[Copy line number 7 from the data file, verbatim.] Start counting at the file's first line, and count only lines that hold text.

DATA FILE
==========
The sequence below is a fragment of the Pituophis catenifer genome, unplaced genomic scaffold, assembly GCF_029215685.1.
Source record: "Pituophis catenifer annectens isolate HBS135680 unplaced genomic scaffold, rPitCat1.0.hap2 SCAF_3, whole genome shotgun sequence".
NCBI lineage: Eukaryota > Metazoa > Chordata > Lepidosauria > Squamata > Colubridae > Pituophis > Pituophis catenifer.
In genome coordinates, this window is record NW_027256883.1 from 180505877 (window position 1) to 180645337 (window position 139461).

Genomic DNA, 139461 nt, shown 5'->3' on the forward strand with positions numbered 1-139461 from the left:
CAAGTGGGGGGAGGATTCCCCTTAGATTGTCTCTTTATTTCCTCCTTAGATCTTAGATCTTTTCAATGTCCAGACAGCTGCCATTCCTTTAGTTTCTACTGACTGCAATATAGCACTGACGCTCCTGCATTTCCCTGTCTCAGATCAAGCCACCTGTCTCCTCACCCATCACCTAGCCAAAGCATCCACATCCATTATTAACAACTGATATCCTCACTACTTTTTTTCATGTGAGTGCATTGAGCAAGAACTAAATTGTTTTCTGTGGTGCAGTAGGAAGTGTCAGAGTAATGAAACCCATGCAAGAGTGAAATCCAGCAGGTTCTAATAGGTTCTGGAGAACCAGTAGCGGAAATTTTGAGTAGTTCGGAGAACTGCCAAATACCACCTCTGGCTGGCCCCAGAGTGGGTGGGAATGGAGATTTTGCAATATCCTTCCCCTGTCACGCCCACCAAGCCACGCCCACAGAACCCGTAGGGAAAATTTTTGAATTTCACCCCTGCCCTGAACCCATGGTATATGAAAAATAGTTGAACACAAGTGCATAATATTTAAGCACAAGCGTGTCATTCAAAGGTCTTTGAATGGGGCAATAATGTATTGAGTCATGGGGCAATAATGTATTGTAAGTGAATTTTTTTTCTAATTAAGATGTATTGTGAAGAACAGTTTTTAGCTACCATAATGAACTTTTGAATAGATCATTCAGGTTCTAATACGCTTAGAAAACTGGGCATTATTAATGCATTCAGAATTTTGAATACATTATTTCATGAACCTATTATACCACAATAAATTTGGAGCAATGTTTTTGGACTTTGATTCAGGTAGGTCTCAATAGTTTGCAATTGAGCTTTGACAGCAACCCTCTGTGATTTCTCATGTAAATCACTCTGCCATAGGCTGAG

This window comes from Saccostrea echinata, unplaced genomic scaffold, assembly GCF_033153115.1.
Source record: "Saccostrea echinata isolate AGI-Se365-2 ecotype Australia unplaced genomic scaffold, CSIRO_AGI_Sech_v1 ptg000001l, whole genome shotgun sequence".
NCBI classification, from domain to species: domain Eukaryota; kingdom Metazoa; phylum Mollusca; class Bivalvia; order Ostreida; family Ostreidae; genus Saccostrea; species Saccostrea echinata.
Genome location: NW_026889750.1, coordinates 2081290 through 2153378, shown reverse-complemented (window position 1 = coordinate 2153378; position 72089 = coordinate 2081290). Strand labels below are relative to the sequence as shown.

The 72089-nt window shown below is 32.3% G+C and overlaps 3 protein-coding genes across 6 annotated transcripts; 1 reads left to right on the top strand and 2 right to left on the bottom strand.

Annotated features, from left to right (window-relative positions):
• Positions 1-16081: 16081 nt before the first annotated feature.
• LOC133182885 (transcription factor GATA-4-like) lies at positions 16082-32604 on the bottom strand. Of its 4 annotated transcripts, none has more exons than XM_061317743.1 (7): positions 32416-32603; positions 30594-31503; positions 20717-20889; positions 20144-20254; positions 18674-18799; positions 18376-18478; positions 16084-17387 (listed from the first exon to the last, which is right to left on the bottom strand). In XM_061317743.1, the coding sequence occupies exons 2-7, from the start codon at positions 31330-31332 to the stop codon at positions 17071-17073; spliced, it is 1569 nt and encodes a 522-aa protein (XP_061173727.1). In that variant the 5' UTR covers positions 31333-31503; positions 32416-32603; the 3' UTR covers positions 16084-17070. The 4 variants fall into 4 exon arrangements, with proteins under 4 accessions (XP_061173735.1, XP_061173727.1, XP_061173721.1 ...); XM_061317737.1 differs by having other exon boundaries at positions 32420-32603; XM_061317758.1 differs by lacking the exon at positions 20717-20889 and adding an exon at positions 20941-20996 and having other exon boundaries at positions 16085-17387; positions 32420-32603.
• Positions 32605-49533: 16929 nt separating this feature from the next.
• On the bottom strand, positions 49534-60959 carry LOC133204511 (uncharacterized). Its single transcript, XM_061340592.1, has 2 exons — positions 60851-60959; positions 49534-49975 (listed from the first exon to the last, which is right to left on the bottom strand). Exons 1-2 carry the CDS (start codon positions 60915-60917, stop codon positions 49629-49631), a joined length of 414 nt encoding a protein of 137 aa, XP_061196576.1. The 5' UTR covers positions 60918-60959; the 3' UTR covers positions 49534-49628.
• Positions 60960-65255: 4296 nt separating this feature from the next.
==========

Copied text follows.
This window comes from Saccostrea echinata, unplaced genomic scaffold, assembly GCF_033153115.1.